Was Mahatma Gandhi racist and stereotypical?

G Hand Mahatma Gandhi

Sat, 24 Sep 2016 Source: Osei, Nana Yaw

By Nana Yaw Osei

“A former Director of the Institute of African Studies, Professor Akosua Adomako Ampofo, has started a campaign asking for the removal of the statue of Indian independence icon, Mahatma Ghandi, from the University of Ghana campus.

Prof Adomako Ampofo is urging members of the University of Ghana Council to heed her petition arguing among other things that, Ghandi was racist against black people and honoring him set the wrong example for students,” (Source: ghanaweb, September 13, 2016). There are several historical information to confirm that Gandhi was a victim of racism but not racist as being mendaciously put out there by the learned professors of Ghana’s best and premier university, University of Ghana (UG), Legon.

Gandhi was a victim of racism in 1893. For example, Natal (South African province) in 1893 had a small Indian population as a result of the importation of indentured Indian laborers a few decades earlier to work in the sugar cane farm. Their numbers had increased marginally as the infiltration of immigrants into the colony increased.

The conditions for Indians were, if not enticing, at least not obstructionist. Indians were seen as ordinary citizens with rights to property, to conduct business, to travel freely, and some even qualified for the franchise (Tutu, 2007).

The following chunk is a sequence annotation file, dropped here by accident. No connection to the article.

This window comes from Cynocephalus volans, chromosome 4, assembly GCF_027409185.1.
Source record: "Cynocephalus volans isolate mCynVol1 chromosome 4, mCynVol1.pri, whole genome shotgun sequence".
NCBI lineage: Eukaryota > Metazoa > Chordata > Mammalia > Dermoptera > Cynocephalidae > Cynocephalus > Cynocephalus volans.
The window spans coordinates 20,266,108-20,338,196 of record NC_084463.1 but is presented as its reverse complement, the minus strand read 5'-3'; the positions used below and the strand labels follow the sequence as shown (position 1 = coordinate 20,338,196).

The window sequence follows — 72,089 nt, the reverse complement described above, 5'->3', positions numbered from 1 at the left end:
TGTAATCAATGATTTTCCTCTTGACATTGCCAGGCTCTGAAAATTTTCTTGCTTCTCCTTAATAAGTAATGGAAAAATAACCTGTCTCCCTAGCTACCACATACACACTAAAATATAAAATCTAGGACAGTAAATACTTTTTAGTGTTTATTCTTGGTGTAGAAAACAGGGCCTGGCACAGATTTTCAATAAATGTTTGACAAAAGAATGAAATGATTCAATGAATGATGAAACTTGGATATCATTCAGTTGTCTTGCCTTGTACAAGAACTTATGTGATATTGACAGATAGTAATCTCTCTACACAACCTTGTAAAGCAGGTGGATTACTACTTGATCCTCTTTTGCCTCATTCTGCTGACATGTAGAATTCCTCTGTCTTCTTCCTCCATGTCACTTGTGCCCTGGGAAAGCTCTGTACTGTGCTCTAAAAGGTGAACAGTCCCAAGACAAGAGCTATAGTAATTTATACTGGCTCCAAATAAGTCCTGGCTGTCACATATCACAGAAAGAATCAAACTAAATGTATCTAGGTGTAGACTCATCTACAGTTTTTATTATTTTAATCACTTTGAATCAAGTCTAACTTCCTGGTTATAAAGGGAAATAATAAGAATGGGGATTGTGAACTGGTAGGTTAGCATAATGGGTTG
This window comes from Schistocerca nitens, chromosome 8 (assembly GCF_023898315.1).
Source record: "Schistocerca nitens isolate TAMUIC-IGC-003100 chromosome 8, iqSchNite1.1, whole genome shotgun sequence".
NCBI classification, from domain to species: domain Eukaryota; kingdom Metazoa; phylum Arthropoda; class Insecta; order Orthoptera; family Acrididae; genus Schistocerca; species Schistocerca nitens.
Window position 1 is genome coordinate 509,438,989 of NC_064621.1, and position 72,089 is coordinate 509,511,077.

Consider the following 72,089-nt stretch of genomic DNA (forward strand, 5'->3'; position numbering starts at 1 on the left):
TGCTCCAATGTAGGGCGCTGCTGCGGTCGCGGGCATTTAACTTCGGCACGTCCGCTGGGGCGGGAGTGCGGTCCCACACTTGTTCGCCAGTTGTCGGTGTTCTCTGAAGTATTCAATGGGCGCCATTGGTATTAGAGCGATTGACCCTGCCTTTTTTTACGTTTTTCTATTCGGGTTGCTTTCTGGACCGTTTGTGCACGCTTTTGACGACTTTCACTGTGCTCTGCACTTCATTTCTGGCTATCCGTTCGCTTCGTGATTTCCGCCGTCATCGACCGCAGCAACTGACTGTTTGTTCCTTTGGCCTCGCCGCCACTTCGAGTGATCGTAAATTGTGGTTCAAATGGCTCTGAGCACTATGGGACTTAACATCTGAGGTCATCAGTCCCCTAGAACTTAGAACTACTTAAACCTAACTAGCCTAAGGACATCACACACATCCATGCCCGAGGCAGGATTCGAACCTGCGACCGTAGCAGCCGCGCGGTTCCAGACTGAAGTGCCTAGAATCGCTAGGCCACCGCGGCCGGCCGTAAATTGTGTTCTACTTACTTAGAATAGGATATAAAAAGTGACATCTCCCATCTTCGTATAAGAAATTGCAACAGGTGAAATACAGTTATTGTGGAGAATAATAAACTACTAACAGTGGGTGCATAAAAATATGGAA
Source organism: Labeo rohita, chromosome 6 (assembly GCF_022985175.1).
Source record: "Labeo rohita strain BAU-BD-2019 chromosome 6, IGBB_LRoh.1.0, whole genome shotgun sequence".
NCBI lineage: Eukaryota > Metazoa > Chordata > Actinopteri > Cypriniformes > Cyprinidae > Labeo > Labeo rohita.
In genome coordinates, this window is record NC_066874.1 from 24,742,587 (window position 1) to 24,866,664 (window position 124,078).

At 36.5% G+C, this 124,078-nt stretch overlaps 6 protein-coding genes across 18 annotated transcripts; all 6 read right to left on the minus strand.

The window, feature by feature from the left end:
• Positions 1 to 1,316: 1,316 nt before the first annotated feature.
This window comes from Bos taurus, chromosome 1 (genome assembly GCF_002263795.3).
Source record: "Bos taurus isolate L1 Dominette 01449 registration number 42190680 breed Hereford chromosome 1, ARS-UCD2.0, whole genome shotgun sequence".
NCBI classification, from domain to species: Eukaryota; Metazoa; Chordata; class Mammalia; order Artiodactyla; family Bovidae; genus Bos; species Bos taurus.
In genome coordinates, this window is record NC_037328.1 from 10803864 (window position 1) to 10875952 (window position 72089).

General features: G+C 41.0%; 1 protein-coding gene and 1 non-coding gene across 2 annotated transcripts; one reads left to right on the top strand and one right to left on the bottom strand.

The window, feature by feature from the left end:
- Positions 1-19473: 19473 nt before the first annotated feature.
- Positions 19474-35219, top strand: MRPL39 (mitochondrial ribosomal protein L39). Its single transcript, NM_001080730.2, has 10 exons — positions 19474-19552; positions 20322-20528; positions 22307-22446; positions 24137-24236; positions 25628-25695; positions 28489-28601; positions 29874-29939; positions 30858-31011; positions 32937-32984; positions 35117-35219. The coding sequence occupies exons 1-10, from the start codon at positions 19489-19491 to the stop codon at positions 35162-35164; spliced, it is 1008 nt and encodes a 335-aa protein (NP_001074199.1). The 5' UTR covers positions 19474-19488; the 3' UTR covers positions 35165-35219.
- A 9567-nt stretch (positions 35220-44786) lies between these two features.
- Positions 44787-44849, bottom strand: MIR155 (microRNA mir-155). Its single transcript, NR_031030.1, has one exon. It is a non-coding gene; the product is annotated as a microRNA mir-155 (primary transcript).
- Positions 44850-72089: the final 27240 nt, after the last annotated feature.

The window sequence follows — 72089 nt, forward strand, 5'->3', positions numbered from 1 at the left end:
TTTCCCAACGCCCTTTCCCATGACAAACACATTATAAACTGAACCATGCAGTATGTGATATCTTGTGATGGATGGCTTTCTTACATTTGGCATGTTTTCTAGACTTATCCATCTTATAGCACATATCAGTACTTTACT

The conditions of Indians were more favorable than the native black South Africans. Nevertheless, Gandhi soon found out that underneath the surface, the racial tension was panic-stricken. He had not been in Natal long before he was required to travel to Pretoria on legal business. He booked a first-class train far from Durban, but a white passenger boarding at Pietermaritzburg two hours later objected to travelling in a carriage with an Indian.

Railway officials were summoned, and Gandhi was directed to move to the third-class van at the end of the train for dark-skinned people (Tutu, 2007). He protested that he had a first-class ticket, but the officials were firmed on their stance. In the end he was forcibly ejected by the police and dumped on the station.

Humiliated and manhandled Gandhi spent a wretched night in the station waiting room. Throughout the shivering hours he agonized and pondered: should he fight for his rights or go back to India? He cogitated and reportedly said: “to run back to India was cowardice.”

He put himself in the shoes of the blacks in South Africa and identified himself with their feelings, agony and disenchantment. He reportedly said according to Archbishop Desmond Tutu “the hardship to which I was subjected was superficial-only a symptom of the deep disease of color prejudice.

I should try, if possible, to root out the disease and suffer hardship in the process. Redress for wrongs I should seek only to the extent that would be necessary for the removal of the color prejudice.”

So how racist is Gandhi? Prof Adomako Ampofo cited the following 1894 quote attributed to Gandhi as an example of racial slur to support her petition " "A general belief seems to prevail in the Colony that the Indians are little better, if at all, than savages or the Natives of Africa.